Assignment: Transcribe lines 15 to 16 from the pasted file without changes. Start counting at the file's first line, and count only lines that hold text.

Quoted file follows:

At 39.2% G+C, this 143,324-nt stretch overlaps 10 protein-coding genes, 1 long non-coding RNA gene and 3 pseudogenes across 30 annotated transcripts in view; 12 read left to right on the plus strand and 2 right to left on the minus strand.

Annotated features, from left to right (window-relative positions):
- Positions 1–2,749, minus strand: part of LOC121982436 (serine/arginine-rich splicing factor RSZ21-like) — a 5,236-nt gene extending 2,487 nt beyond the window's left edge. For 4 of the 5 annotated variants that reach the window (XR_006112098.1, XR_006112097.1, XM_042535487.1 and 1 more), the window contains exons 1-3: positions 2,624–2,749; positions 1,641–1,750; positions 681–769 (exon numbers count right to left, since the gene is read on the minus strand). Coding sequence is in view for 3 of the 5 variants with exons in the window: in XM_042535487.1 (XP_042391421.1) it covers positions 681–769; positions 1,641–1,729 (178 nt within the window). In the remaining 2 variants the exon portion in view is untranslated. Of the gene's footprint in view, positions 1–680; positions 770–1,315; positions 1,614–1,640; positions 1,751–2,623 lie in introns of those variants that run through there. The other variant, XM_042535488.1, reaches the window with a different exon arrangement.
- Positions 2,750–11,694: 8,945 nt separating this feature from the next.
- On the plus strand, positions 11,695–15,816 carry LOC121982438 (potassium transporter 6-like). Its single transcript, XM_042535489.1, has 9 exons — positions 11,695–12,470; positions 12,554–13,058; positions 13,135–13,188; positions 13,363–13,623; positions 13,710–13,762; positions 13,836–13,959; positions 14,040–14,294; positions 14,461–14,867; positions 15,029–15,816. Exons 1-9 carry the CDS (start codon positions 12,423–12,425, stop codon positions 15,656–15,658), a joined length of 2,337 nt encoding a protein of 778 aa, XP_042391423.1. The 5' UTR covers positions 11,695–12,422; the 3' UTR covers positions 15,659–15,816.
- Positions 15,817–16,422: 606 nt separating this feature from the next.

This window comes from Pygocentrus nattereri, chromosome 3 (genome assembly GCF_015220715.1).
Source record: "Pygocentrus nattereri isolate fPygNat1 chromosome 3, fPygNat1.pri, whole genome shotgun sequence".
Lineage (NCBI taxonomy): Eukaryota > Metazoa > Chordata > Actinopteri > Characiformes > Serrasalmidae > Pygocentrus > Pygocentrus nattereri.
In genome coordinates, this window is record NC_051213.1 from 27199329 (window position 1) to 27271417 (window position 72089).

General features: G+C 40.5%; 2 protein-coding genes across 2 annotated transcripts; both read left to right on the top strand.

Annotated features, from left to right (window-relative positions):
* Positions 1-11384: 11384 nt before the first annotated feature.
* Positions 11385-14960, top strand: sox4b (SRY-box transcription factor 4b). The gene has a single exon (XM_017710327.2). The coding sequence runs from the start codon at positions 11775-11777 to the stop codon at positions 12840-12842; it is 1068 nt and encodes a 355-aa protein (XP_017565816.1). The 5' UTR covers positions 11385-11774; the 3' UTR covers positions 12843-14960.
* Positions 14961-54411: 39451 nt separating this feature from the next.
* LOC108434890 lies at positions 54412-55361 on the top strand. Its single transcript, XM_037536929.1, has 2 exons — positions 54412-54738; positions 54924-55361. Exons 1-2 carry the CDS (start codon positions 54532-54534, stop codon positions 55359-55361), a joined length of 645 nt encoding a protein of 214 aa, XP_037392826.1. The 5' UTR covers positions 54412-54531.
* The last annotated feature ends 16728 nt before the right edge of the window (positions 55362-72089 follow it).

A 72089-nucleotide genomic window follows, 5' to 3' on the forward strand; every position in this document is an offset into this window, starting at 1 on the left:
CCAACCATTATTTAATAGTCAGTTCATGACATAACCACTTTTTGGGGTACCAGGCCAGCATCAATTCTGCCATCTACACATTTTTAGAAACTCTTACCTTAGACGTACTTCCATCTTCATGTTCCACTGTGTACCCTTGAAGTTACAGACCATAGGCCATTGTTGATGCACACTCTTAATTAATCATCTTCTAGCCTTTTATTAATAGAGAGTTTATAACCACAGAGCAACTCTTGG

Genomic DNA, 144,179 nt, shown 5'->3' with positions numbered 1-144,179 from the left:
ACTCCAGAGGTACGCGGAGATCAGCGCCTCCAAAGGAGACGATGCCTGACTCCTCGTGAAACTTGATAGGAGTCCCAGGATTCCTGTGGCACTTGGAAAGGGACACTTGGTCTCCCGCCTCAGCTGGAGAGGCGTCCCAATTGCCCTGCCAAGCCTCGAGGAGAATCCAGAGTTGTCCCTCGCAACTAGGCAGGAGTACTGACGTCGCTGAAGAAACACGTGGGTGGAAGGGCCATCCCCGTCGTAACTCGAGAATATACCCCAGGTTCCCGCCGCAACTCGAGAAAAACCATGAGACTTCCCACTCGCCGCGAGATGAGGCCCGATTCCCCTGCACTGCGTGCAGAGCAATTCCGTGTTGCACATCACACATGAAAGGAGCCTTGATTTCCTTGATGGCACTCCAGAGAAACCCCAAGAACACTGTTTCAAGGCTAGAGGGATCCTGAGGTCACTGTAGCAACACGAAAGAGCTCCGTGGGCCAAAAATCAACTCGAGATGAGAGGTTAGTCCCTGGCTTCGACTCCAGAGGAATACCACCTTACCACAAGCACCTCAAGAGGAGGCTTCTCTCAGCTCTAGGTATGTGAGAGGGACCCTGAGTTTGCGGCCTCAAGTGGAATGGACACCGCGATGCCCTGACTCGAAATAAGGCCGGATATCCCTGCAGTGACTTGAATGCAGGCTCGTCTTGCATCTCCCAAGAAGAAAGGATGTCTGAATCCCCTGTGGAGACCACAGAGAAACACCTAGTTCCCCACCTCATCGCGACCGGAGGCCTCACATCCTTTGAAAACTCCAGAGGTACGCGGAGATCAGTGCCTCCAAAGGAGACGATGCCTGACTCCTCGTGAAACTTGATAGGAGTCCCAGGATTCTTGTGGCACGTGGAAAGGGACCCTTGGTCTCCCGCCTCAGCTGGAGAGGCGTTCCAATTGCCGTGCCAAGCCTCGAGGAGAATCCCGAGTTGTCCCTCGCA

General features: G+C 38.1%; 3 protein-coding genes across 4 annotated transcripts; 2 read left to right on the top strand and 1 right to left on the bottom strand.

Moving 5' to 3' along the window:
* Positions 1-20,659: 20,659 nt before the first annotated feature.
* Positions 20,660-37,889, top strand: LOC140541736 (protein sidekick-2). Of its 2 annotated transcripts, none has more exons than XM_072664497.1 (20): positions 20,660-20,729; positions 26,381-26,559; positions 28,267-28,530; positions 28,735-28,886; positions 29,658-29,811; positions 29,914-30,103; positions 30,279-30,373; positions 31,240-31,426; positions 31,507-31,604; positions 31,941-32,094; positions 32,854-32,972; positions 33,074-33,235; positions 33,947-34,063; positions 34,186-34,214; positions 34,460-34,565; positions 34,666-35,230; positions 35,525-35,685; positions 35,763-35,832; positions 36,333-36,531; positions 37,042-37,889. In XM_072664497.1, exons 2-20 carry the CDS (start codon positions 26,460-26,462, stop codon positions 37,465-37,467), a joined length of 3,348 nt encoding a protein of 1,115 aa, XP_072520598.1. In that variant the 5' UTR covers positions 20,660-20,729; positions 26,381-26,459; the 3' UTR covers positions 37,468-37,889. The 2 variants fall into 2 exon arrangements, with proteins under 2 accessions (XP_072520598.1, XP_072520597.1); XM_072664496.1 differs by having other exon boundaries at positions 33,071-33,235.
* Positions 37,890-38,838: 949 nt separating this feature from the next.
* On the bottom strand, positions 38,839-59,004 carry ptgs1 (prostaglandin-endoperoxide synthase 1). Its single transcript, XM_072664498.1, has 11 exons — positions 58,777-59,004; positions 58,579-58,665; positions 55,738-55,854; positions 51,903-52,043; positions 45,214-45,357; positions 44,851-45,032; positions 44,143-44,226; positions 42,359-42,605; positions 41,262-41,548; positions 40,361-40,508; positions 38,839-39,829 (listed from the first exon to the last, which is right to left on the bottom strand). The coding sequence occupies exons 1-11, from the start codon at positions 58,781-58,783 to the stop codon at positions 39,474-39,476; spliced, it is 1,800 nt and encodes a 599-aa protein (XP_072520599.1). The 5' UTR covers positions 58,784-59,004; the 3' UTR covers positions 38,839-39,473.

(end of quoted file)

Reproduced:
* Positions 14961-54411: 39451 nt separating this feature from the next.
* LOC108434890 lies at positions 54412-55361 on the top strand. Its single transcript, XM_037536929.1, has 2 exons — positions 54412-54738; positions 54924-55361. Exons 1-2 carry the CDS (start codon positions 54532-54534, stop codon positions 55359-55361), a joined length of 645 nt encoding a protein of 214 aa, XP_037392826.1. The 5' UTR covers positions 54412-54531.